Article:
As the college term starts and our resolutions sink out of sight like your still-fat arse into a bean bag chair, Emer Sugrue takes a look at the year ahead

2010 was a year for the history books. They all are really, such is the nature of history. Yet never before have we seen such a combination of natural disasters, financial meltdowns, and cats in bins. Just 18 days in, however, and 2011 has kicked it right in its obsolete balls. There are floods raging through Australia and birds are dropping out of the sky like feathery missiles worldwide. Is it too early to call apocalypse?

Bird-proof umbrellas isn’t all we have to look forward to. Last year’s airspace-ruining volcano, Eyjafjallajokull’s bigger and more pronounceable brother Katla, is showing signs of unrest and like you next month with swine flu, could blow any minute.

Snow is predicted again this winter and with Dublin City Council’s policy of leaving towering heaps of grit on Grafton Street while everywhere else is an icy death trap, there is basically no chance of ever going on a holiday again. We should just abandon any attempts at a tourist industry and accept that this year we will spend our holidays at home, crying over cancelled tickets and eating cold baked beans, because the power has gone out while shaking our fists at the ceiling impotently cursing Pele.

The only reason you might have to leave the country this year is to emigrate. Word has got round by now that we are economically shagged. Our brief time of overpriced houses and employment is over; all we have left is our memories as well as a crushing mortgage.

There will be record numbers of young people trying to flee our depressing shores, but unlike the 1980s when Ireland was an island of unemployment and depression in a sea of coked up stock traders pouring Krug on their cornflakes, absolutely everywhere is a mess.

The United States, our 400-year safety country, is arguably worse off – at least here the poor can have medical treatment rather than the American solution of throwing them in a gutter and poking them with a stick until the cancer goes away. Failing that, the government will offer you a cheese plate.

We could go to mainland Europe, but considering they are giving us €85 million to boost the economy, it’s taking the piss slightly to ask for a job too. Britain is a bit touch and go too, as their battalion of shiny-faced Tory millionaires cut all welfare not directly used by themselves.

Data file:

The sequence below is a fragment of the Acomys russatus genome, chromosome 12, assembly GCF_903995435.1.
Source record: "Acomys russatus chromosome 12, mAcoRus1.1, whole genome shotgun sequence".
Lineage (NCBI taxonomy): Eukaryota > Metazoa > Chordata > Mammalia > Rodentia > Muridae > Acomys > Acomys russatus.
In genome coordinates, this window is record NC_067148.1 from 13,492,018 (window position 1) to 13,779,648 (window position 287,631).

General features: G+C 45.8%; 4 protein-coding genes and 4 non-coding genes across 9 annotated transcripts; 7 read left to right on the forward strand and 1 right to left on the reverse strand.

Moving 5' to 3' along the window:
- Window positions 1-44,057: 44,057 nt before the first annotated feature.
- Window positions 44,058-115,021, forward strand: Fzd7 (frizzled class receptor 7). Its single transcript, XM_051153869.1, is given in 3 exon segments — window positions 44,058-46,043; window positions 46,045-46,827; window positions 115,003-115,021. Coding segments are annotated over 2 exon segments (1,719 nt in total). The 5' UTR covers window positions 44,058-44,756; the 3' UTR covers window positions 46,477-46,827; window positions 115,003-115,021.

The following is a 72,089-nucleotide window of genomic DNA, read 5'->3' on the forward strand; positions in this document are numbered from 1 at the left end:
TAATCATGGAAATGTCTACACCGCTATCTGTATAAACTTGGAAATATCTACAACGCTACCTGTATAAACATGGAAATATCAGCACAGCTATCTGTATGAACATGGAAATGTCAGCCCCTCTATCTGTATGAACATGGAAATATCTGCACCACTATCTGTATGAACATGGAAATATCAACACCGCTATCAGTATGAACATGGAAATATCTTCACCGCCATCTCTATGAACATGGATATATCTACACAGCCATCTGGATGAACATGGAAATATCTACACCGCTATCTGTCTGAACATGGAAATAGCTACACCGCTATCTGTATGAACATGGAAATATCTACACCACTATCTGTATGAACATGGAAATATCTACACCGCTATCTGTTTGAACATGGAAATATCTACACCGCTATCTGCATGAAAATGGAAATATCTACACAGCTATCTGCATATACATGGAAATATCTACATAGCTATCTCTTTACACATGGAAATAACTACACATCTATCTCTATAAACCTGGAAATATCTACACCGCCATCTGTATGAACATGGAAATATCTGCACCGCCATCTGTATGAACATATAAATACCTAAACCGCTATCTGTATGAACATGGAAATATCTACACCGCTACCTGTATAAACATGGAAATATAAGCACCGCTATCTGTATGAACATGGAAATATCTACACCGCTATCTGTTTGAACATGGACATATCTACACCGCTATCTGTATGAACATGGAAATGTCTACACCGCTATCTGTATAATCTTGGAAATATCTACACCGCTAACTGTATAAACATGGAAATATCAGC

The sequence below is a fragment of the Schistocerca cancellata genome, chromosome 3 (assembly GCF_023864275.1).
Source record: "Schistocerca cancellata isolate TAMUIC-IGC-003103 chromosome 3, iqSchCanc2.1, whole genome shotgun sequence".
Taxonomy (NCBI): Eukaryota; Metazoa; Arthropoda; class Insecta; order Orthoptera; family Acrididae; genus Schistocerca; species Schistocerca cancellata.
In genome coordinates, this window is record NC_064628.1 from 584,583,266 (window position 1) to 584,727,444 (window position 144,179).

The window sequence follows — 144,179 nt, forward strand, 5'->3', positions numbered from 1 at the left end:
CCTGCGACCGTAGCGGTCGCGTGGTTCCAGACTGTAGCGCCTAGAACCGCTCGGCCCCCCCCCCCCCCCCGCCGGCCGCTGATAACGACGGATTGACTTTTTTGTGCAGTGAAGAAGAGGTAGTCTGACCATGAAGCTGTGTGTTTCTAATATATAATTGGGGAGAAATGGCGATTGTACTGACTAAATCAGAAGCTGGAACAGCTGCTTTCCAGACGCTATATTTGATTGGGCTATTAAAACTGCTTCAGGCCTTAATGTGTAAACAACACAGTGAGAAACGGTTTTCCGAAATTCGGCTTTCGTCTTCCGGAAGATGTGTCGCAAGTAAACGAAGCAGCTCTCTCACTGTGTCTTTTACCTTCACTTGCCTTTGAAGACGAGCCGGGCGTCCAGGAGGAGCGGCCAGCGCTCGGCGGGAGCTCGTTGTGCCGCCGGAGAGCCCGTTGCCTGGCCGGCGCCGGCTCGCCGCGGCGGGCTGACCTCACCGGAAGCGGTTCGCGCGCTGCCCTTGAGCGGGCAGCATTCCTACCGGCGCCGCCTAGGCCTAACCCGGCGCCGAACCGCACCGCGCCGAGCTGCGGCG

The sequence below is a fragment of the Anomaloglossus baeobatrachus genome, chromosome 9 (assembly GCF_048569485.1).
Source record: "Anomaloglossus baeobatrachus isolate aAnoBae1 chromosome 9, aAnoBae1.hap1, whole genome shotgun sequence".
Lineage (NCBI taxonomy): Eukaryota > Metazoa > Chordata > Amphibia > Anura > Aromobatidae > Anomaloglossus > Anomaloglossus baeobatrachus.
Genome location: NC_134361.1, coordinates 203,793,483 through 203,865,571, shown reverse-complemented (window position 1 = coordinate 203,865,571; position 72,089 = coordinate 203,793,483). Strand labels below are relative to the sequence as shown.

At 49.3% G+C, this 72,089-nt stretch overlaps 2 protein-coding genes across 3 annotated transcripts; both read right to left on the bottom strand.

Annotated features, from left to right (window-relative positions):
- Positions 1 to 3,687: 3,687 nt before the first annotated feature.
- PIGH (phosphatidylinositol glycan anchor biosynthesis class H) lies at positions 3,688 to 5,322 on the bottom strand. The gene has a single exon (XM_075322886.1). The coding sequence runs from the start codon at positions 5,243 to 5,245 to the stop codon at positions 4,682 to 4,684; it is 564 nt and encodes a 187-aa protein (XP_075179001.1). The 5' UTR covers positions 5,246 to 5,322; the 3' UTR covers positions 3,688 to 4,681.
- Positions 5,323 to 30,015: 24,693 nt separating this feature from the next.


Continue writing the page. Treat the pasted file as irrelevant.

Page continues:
There will be a general election here in the next few months, and the whole country is buzzing with excitement. Wait, not excitement, what’s that other thing? Oh, abject despair. Even the most buoyant of political enthusiasts can’t delude themselves of an electoral whirlwind.

Enda Kenny is not the face of change. He is the face of one who eats potatoes with every meal and owns 14 Aran sweaters. Fine Gael’s only campaign for the last 15 years has been to take Fianna Fáil’s promise and add 1. “2000 new Gardai on the street? We’ll put 3000 on, and give them new shoes. Vote Enda!”

Kenny’s lack of popularity is baffling frankly; he might not even win this election. This should be an impossible election to lose, but if anyone can snatch defeat from the jaws of victory, it’s Enda. A used tissue has more political presence.

As in all political meanderings, we will follow Britain’s example. Ireland tends to do what England did two years previously, with disastrous results. When Tony Blair announced he wouldn’t finish his third term, there was a shitstorm of journalists badgering him for his resignation date and accusing him of lame duckery, so Bertie duly followed suit. They got their visually unfortunate ten-year finance minster as a replacement, so did we. They thought that constantly building new houses would lead to an infinite rise in prices making everyone millionaires forever… Well, we know how that turned out.

Hence, the election will go like this: the two main parties will compete on practically identical platforms. I’m going to guess ‘Change’ because why actually change things when you can just wave a sign. Neither will specify what change that is, because they don’t know and giving any sort of opinion risks having to actually do things.

Then, just as everyone loses the will to live, Labour will hover into view. Eamonn Gilmore will break the cardinal rule of politics and start saying things. Statement, opinions, promises almost. Polls will come out showing his incredible popularity, it all looks set for a landslide!

When the votes are cast, no one has a majority and Labour’s share is exactly the same as it’s always been, ten per cent. They have been well and truly Clegged. They’ll join in with one or other of the parties, probably Fine Gael. Everyone will hate them because despite not being voted for, they didn’t keep their promises and we all learn an important lesson: Don’t try.

In other news, a new definition of the kilogram, based on universal constants, is going to be announced at the 24th General Conference on Weights and Measures. Looks like you might lose weight this year after all.